Anna C. (Kia) Nobre and Sabine Kastner (eds)
This handbook summarizes empirical findings and data concerning attention and attentional tasks. It presents a comprehensive view of the current state of theory in the field of attention by investigating a wide range of interrelated topics, including the rules of guidance, the mechanics of visual search, and the relationship of these processes to visual awareness. It also discusses Bayesian models of attention, how normal aging may affect selective attention, the biased competition theory of attention, the effects of attention in visual cortex and thalamus, the theory of visual attention introduced by Bundesen (1990), how covert attention modulates perception, load theory of attention and cognitive control, event-related brain potentials, neurological disorders of attention such as focal brain lesions and Parkinson’s disease, the link between attention and emotion, the neuropsychopharmacology of attention, working memory biases in human vision, and spatial orienting and attentional capture. In addition, the book reviews the neuroimaging literature, as well as related behavioral and single-cell physiology studies, on visual spatial attention.
Christopher J. Plack (ed.)
This book is the third and final volume in The Oxford Handbook of Auditory Science. It provides a comprehensive account of our current understanding of auditory perception; that is, how humans and other animals experience the auditory world. The topics covered range from the perception of the basic physical characteristics of sounds such as intensity, frequency, and space, to the perception of complex sounds such as speech and music, as well as more cognitive functions such as auditory attention. In addition, the book includes articles on hearing and language disorders, auditory development, and environmental sound.
Alan R. Palmer and Adrian Rees (eds)
This book on the auditory brain is the second volume in The Oxford Handbook of Auditory Science. It brings together leading authorities to describe what we know about the brain bases of hearing. Following the first section on structure and function, there follow sections on information coding within the brain, development, aging and plasticity, cognition and emotion, and pathology of the auditory brain. The book covers topics related to auditory science, neuroscience, ENT, and psychology.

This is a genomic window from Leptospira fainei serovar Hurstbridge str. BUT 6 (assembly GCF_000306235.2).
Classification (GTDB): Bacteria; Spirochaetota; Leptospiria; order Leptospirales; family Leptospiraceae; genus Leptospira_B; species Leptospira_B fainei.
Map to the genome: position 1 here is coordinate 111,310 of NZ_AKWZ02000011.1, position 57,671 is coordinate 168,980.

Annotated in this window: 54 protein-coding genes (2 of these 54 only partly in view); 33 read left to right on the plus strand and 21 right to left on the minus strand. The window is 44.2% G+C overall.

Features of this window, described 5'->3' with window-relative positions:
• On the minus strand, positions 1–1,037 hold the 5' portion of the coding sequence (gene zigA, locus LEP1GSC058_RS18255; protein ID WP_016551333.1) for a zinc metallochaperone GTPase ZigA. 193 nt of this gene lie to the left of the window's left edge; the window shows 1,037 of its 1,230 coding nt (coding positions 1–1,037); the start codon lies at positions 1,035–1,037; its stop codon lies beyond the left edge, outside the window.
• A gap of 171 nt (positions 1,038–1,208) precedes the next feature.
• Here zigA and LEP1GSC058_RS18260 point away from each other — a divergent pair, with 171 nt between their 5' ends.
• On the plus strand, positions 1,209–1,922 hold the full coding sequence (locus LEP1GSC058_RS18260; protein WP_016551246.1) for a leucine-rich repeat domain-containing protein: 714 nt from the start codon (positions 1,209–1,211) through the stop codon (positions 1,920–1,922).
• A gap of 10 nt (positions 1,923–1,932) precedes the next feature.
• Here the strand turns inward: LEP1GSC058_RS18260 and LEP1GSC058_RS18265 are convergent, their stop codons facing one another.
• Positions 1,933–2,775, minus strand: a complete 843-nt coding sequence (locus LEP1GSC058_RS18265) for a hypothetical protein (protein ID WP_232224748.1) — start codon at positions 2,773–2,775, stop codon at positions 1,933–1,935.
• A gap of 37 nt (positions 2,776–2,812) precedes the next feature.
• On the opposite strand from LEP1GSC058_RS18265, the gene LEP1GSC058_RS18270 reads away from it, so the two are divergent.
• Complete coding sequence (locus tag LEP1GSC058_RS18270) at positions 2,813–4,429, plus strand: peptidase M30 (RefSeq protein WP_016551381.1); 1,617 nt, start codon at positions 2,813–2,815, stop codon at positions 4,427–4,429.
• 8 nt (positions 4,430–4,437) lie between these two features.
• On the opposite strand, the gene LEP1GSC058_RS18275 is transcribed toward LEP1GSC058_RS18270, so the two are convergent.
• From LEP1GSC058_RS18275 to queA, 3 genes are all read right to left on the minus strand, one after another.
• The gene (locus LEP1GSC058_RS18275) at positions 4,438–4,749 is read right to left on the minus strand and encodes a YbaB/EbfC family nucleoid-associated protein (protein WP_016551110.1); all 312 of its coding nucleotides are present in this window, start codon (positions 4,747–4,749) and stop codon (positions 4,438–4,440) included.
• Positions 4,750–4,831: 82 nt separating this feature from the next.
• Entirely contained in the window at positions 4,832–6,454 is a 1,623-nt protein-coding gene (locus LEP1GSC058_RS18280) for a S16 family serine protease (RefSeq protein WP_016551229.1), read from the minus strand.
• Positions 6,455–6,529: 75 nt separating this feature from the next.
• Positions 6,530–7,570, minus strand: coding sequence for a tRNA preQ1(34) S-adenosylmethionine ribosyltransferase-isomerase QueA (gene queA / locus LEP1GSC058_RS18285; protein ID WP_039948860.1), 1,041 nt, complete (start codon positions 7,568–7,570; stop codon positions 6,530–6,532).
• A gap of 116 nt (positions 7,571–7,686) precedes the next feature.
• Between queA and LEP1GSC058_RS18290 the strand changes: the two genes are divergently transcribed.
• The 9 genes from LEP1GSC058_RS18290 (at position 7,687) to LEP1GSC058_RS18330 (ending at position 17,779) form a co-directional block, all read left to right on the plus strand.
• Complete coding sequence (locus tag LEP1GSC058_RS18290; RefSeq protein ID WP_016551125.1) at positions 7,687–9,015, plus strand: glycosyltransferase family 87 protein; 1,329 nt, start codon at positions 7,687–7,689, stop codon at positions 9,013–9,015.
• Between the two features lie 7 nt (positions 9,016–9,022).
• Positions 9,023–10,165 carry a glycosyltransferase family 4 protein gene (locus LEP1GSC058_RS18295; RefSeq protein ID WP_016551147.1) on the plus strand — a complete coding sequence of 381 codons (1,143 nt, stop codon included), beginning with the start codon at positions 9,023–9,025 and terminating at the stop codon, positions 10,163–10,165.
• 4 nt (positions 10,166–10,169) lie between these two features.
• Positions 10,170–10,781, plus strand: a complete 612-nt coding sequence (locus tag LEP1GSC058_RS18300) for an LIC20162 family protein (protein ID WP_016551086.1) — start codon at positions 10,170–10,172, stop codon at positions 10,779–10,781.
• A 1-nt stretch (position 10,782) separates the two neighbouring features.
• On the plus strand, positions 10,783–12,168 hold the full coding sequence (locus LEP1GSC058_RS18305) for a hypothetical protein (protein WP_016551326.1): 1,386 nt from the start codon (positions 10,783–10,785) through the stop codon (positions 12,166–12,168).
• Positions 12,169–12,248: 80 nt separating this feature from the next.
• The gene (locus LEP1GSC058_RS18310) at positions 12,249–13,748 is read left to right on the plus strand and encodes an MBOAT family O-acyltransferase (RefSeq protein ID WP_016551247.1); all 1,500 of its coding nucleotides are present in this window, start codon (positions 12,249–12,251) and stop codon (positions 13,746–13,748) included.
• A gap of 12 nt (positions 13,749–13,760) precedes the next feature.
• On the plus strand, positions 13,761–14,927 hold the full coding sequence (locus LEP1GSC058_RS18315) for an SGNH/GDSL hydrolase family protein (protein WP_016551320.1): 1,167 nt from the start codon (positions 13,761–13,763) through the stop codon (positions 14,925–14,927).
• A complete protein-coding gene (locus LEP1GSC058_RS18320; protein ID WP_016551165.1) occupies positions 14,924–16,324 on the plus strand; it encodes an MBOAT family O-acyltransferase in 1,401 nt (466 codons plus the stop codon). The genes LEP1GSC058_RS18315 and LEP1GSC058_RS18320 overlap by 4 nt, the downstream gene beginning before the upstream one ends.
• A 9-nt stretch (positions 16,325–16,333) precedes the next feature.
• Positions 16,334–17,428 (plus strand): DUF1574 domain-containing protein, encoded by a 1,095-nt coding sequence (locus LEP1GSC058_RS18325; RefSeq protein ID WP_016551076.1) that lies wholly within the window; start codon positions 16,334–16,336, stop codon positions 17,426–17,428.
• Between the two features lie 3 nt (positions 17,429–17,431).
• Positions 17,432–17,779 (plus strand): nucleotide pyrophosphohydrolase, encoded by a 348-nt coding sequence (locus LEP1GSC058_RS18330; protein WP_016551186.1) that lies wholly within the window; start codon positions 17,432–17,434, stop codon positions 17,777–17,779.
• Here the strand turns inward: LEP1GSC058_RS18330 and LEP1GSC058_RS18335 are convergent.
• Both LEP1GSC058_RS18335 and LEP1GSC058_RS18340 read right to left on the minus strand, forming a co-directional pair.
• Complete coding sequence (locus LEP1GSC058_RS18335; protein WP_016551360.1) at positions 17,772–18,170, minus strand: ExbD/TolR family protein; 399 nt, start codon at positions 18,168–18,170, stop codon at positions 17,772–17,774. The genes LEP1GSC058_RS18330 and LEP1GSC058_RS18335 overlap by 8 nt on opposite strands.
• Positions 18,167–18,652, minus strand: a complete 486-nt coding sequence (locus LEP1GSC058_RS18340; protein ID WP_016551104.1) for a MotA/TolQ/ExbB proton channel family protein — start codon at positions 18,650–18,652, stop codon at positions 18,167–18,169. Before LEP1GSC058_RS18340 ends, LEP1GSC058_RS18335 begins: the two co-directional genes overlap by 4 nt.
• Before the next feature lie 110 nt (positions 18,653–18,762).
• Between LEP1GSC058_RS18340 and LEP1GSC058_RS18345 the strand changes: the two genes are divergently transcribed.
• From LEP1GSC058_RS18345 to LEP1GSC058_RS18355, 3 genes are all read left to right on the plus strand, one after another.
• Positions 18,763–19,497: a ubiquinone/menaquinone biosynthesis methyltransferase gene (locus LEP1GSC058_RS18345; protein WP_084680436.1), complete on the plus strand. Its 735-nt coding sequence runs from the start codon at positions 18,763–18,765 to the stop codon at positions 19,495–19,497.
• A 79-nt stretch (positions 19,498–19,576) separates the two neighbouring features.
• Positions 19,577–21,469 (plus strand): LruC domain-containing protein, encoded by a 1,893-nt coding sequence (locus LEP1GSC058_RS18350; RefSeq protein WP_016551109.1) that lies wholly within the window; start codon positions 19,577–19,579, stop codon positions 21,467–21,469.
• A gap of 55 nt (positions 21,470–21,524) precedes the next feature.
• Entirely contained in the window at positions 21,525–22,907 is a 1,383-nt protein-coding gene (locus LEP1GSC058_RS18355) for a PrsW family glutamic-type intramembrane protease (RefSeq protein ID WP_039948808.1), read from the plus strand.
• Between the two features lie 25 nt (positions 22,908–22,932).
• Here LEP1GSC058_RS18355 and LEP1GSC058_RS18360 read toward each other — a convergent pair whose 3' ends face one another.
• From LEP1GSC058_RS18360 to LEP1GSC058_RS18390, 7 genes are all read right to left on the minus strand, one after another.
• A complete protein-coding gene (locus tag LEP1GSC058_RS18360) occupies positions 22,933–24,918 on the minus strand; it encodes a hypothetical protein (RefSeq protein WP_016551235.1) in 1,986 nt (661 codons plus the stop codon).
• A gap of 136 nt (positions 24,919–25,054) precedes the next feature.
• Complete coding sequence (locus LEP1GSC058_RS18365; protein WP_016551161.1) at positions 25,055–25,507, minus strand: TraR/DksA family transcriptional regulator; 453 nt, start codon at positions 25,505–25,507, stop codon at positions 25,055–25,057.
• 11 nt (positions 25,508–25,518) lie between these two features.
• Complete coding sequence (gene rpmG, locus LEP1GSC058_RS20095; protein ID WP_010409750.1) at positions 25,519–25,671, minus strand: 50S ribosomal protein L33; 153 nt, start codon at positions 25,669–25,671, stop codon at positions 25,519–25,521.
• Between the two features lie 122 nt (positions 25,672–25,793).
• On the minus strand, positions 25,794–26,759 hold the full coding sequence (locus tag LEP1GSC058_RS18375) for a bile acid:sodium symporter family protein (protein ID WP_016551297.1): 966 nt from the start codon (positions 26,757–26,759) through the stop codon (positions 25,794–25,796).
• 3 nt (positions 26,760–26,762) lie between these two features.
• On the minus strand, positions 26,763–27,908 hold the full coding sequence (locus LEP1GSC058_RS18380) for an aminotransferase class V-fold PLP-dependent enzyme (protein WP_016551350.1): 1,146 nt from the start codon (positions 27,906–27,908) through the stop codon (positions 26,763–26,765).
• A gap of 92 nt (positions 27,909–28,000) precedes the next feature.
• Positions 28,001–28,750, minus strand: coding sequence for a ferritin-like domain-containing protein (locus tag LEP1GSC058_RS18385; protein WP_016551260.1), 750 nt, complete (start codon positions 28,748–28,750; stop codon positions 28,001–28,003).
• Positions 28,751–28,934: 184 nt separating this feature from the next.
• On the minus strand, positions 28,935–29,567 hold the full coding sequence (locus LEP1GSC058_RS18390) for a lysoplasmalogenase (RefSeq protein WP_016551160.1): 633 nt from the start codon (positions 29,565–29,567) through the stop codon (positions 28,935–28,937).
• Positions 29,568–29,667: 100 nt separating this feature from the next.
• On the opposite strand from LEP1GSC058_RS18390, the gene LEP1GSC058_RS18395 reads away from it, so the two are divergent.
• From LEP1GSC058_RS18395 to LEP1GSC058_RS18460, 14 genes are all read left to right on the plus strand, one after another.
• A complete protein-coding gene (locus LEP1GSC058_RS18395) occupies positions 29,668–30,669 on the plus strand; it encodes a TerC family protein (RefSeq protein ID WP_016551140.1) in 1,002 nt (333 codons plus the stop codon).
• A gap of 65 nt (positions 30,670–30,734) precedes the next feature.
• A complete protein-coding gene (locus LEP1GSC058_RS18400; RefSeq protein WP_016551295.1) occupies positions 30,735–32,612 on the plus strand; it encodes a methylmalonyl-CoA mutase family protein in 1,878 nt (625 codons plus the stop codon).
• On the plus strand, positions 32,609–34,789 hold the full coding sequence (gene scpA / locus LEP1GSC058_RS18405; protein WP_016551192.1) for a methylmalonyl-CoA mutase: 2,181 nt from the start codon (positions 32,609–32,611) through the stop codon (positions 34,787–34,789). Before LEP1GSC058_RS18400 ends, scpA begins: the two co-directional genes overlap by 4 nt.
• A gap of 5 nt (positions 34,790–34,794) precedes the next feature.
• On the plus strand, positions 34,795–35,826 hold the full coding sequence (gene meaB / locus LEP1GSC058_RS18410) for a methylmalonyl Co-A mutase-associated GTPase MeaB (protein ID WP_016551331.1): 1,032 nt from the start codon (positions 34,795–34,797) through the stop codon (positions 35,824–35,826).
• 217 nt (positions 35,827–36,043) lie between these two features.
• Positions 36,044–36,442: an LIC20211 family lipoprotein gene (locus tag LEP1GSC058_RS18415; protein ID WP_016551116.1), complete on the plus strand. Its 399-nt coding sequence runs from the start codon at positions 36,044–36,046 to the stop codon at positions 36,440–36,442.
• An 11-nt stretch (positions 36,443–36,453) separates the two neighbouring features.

Paul A. Fuchs (ed.)
This first volume in The Oxford Handbook of Auditory Science, which covers the ear, serves both as an introduction and as a reference work relating to the auditory periphery. Each article includes a mix of tutorial and advanced information. Throughout the book, the focus is on mechanistic, functional evidence, with many articles concentrating on cellular and molecular explanations of cochlear function. In addition to basic function, the development and regeneration of the inner ear are described, as are the growing body of ear-related genes identified through studies of human deafness and animal mutants. This knowledge is applied to the human condition in descriptions of pathogenic mechanisms, and existing therapies, especially the cochlear implant.
Phillip M. Kleespies (ed.)
The Oxford Handbook of Behavioral Emergencies and Crises includes the most up-to-date and valuable research on the evaluation and management of arguably the most challenging patients faced by mental health practitioners—that is, individuals who are at high risk of suicide or other-directed violence or of becoming the victims of interpersonal violence. The outcome with such cases can be serious injury or death, and there can be negative consequences for the patient, and also for the patient's family and friends, for the clinician, and for the clinic or medical center. This book presents a framework for learning the skills to assess and work competently with these patients. The book has sections dealing with such critical incidents in children, adolescents, adults, and the elderly. There are sections to aid clinicians with conditions that need to be distinguished from behavioral emergencies; on treating patients or clients who have ongoing chronic risk of harming themselves or others; and on legal and ethical risk management as well as psychological risk management for the clinician in the event of a negative outcome. The book examines interrelated aspects of the major behavioral emergencies; for example, the degree to which interpersonal victimization may lead an individual to later suicidal or violent behavior; or the degree to which suicidal individuals and violent individuals may share certain cognitive characteristics. It also presents a method for reducing the clinician’s stress and acquiring skill in working with high-risk people.